Westminster diary w/b 19th June


Parliament has not yet got back up to speed following the aberration of a General Election and so I took the opportunity to meet with constituents in my office during the morning and catch a later flight to London. Offices are still being allocated and so to make a potential move easier I did a quick spring clean and threw out all unnecessary paperwork that I had acquired over the last two years. In the evening I attended a law enforcement against prohibition event which featured the comedian Marcus Brigstocke. He spoke about his addictions and his approach to dealing with them. I particularly struck by his food action. Any preconceived notions I had of a man binging on cream cakes were quickly dispelled as he recounted stories of eating food from bins while crying inconsolably. Eating disorders can often be conveyed as a physical thing when they are serious mental health issues.


There was no business in the chamber today as we are waiting for the Queen’s speech tomorrow. I managed to catch up with Paul Flynn and Kelvin Hopkins. They are both Labour MPs who both enjoyed comfortable victories. Despite our different parties we have always worked well in committee together and it was good to see those two old war horses back. In the afternoon we had the internal SNP group meeting and elected our new group leader.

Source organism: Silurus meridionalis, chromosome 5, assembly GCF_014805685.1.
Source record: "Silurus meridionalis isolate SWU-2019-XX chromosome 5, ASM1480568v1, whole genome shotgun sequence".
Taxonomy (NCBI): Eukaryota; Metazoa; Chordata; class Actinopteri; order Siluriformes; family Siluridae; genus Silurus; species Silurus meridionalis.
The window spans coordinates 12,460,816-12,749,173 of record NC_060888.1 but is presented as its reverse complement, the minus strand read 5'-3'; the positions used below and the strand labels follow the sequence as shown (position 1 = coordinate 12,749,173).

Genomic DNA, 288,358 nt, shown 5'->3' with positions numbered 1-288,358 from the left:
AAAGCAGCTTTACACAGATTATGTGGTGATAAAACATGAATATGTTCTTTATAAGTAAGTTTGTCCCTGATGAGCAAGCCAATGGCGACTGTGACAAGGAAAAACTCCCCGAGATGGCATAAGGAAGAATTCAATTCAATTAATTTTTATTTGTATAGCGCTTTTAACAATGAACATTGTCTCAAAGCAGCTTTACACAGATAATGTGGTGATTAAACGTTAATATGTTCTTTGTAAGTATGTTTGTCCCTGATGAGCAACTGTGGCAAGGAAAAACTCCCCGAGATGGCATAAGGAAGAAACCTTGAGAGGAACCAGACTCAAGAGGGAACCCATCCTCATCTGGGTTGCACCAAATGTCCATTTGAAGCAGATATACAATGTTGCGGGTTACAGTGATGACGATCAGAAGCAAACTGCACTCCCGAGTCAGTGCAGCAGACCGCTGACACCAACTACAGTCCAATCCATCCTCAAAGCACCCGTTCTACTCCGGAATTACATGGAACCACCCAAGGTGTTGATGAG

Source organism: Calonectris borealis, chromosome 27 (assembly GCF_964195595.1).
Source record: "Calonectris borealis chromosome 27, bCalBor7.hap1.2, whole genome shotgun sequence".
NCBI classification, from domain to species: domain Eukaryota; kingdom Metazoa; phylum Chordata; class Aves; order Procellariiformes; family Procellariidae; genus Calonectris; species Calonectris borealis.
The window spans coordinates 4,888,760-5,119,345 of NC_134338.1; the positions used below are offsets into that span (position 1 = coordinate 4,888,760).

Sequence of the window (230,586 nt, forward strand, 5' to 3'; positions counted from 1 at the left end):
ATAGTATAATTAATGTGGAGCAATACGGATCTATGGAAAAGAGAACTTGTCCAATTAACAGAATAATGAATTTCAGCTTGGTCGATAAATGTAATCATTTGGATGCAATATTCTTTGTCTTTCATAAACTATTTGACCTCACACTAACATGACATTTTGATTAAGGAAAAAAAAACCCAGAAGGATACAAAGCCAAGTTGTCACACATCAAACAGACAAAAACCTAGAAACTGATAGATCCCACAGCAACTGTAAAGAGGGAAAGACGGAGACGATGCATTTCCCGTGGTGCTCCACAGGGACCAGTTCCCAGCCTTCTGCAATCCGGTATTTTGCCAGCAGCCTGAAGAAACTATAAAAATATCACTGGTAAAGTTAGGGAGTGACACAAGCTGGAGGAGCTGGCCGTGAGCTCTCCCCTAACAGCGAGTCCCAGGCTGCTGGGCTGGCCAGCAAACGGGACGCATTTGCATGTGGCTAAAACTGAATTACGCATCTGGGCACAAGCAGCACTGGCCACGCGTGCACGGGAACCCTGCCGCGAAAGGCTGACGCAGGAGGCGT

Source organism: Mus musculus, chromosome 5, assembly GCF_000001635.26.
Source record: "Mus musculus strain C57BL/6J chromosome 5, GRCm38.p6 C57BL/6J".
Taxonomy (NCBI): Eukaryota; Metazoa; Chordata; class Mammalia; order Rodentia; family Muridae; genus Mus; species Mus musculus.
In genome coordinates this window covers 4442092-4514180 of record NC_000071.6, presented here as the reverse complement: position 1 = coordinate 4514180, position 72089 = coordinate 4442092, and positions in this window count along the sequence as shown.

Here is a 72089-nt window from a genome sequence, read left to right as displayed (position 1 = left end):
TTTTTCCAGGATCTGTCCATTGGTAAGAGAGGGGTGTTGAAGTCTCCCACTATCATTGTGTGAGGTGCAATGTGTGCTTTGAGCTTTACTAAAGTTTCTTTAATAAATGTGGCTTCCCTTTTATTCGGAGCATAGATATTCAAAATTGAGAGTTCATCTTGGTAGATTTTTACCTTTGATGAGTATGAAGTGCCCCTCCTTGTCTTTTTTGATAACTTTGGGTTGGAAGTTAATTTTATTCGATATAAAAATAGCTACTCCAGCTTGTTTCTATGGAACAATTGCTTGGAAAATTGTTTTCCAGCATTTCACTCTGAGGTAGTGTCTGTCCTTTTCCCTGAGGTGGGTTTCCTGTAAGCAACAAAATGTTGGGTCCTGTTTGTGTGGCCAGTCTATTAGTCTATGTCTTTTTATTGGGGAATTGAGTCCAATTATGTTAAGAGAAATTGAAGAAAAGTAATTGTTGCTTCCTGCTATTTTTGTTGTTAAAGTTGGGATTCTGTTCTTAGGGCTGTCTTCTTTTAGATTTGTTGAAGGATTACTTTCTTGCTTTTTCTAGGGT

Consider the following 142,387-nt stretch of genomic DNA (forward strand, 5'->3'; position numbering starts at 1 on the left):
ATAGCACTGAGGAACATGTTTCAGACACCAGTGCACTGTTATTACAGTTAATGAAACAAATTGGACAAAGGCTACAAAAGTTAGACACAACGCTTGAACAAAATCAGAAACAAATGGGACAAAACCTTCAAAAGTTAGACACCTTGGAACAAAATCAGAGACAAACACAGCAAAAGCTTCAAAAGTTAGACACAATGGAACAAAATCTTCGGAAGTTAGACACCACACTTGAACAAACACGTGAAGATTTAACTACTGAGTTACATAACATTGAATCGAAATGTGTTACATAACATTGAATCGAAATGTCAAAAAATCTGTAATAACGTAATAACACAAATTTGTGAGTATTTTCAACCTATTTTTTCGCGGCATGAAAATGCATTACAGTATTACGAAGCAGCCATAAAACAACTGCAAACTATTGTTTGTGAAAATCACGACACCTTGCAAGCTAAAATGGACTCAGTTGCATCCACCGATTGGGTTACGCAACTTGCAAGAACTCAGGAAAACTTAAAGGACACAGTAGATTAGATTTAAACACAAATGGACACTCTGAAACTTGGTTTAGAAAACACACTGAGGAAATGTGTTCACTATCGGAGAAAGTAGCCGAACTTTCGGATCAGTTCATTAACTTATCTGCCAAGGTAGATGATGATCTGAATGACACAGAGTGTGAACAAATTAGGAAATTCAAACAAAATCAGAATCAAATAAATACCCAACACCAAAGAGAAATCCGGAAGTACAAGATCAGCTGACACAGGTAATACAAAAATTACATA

My walk into Parliament is usually a relaxing stroll lost in whatever music I have chosen that day but when there are armed and unarmed police officers at every corner, roads are closed and passes are being checked well before entering the building it’s clearly not just another day. The extra high-visibility security in place for the Queen attending parliament just seems to add to the excitement for many of the guests who, given the extremely hot weather, have chosen bright colourful summer clothing. Many are, just like the Queen, en-route to Royal Ascot. Prince Phillip is indisposed and so the Queen allows Prince Charles to sit on the throne beside her. He does look distinctly uncomfortable and as one observer put it “it’s like bring your child to work day”.

We debated the speech (as we shall do next week too) and at ten pm there was an adjournment debate on the cost of phone calls to the DWP. The social welfare system is as we all know in a terrible state and the UK government would do well to consider the social security bill brought forward by Jeanne Freeman MSP in the Scottish Parliament as a better way forward. Only this week the high court in England described the UK government policy as ‘causing real harm’ for ‘no good purpose’.


The morning gives me the opportunity to work on articles for politics home and house magazine before getting a midday flight home. Unfortunately it is delayed and I use the time at the airport to catch up on some reading. In the evening I attend an SNP planning meeting.


The morning is consumed by paperwork and administration and in the afternoon I have meetings with River Clyde Homes regarding constituents housing issues. My last meeting of the day is with senior council officers. Over the weekend I shall be attending the P1 powerboat events.